MN: I can’t pinpoint one specific moment. I love music and music has always been in my family. Acting kind of came later for me. I started doing theatre around age 11, and from then on I was hooked on community theatre, but mainly because I like singing. It wasn’t until later on in high school when I [realized] I loved acting and I loved watching it, but I was such a self-conscious person I [felt I] wasn’t good at it, [but] I wanted to learn. Once I went to TDS and finished the program, I learned to love acting in a whole different way, [and] that propelled me to seek out acting in any way I could. It’s one of the only things that truly satisfies me.
SD: I went to see my first musical when I was very young and I started singing at a very young age, but I didn’t realize that this was a job, that you could do this for the rest of your life. I was seeing Miss Saigon and I looked at my mother and I [said], “I can do that?” and she said, “You can do whatever you want.” And then I went to [the Etobicoke School of the Arts] where musical theatre was my major, and then I did a lot of community theatre. I love it. If you don’t love it, this is not the career for you because it’s not an easy one.
TM: What’s the hardest part about being an actor?
SD: Finding jobs. And the competitive nature of it, because there are so many people striving for the same thing.
MN: At the end of the day there are a million talented people for certain parts, but you have to have your own self-confidence and really not give a crap about what anybody thinks of you.
SD: Because you stand in front of people and you [say]: judge me.
TM: What is the biggest challenge in this piece in particular?
MN: I believe it’s the rhythms, the technicalities of the show. The rhythms in this music are some of the hardest I’ve ever had to do. I am classically trained, I studied opera, but [here] nothing makes logical sense when you look at the music. Nothing fits. But every single moment is on purpose. Putting us all together on the same page, and getting us all into that same world has been the hardest thing that we’ve had to work through.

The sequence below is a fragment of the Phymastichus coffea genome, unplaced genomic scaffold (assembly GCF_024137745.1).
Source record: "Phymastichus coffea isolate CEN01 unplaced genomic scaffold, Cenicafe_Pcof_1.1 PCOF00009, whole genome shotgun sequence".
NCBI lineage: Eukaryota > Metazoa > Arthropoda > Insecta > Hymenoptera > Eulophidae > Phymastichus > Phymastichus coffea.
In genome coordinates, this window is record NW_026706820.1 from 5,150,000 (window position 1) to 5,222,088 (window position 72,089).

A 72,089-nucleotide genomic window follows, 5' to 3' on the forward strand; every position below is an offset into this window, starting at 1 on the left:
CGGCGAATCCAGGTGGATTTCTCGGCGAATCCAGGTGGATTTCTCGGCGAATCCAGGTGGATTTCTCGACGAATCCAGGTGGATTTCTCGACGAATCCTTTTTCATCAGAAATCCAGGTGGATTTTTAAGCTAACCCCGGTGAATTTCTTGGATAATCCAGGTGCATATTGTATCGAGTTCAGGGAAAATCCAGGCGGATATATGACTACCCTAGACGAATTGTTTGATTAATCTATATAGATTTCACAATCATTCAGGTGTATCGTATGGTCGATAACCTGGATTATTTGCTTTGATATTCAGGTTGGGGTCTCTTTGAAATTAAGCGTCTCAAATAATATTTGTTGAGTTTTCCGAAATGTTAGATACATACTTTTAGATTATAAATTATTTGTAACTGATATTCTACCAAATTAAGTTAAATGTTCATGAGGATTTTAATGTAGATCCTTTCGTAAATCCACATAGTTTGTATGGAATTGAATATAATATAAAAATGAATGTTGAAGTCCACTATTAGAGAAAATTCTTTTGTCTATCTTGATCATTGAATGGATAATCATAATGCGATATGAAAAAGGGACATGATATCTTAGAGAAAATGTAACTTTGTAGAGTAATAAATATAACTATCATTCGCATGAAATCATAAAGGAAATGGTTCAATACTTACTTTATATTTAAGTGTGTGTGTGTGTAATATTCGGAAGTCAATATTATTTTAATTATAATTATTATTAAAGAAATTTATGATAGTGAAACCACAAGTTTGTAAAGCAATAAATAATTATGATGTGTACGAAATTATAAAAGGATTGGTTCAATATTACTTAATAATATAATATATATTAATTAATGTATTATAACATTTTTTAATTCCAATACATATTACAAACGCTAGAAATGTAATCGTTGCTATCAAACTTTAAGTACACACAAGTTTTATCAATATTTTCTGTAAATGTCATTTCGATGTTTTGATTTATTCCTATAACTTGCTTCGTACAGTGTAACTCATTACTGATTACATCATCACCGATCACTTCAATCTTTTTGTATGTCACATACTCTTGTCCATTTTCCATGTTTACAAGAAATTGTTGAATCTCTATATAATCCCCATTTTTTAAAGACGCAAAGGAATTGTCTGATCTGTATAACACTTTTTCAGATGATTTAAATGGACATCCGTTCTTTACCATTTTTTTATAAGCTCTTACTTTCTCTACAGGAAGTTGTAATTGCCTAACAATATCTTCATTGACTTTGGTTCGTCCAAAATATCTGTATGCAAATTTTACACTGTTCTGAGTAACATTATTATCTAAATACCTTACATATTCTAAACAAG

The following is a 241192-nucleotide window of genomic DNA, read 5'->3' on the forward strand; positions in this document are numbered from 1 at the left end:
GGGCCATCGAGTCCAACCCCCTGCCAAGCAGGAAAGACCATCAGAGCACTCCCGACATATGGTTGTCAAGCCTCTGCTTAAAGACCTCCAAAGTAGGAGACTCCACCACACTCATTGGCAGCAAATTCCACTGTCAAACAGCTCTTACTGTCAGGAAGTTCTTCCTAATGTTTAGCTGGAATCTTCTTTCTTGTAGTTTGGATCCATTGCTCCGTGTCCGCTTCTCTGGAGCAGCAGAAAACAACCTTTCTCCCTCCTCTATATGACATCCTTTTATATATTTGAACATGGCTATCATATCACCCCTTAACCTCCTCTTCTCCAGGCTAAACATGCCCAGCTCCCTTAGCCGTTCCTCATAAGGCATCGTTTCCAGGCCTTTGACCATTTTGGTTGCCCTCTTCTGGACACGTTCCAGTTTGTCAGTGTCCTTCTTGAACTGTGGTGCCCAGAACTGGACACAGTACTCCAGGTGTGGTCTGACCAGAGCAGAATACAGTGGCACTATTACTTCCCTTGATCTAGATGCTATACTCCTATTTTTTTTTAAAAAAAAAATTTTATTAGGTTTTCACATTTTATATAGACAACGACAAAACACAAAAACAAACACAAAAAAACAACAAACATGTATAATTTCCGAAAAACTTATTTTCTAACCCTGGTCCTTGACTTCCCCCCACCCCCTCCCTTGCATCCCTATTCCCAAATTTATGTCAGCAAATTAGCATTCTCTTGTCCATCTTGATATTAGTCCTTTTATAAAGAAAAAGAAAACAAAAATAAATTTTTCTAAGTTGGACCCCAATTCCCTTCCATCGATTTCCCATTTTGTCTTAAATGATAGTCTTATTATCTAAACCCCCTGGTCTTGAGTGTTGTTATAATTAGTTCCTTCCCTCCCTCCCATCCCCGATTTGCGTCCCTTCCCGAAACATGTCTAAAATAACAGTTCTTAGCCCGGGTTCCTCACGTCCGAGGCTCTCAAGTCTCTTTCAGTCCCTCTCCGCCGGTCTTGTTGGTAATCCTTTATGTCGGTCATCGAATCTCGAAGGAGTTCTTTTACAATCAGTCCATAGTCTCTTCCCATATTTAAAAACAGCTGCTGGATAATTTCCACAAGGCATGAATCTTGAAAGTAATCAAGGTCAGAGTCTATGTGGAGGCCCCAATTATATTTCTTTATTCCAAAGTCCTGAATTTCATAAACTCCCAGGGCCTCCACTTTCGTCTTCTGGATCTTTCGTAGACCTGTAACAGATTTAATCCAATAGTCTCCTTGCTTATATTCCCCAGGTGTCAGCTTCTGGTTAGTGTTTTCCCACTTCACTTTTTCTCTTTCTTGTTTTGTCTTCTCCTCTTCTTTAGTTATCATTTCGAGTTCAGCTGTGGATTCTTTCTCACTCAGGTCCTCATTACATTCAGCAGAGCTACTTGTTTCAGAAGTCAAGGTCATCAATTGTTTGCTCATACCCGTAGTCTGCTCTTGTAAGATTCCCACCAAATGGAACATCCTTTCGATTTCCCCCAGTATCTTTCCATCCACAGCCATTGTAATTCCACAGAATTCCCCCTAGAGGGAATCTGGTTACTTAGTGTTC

SD: For me it’s taking these characters that we grew up with and think we know and making them real people. And communicating that to the people who are watching. Because you come in and you see a witch and you think [she] must be bad. So it’s taking this person who’s stereotypically bad and making her human. She’s making choices because she thinks that they’re right. There is no all-encompassing evil.
TM: Do you relate to your character?
SD: Absolutely. Mainly because this woman isn’t known for being nice, and when I first meet people I can be quite cold, more because I’m an awkward human being than anything else. But people assume that if you’re not nice then you’re not good.
MN: I relate to my character more so now than at the beginning of the process. It was difficult because everyone in this show has such high stakes. For Cinderella, it’s that [she] wants to go to this festival. But at the heart of it is [the question of] why. It’s because she’s never had any true happiness or freedom. She’s looking for a chance to figure out who she is. It’s trying to find your purpose and [dealing with] that indecisiveness. Anyone can relate to that. It’s easier, when I think about it that way, to up my stakes.
This interview has been edited for clarity and length.
Into the Woods opens at Hart House Theatre on January 15.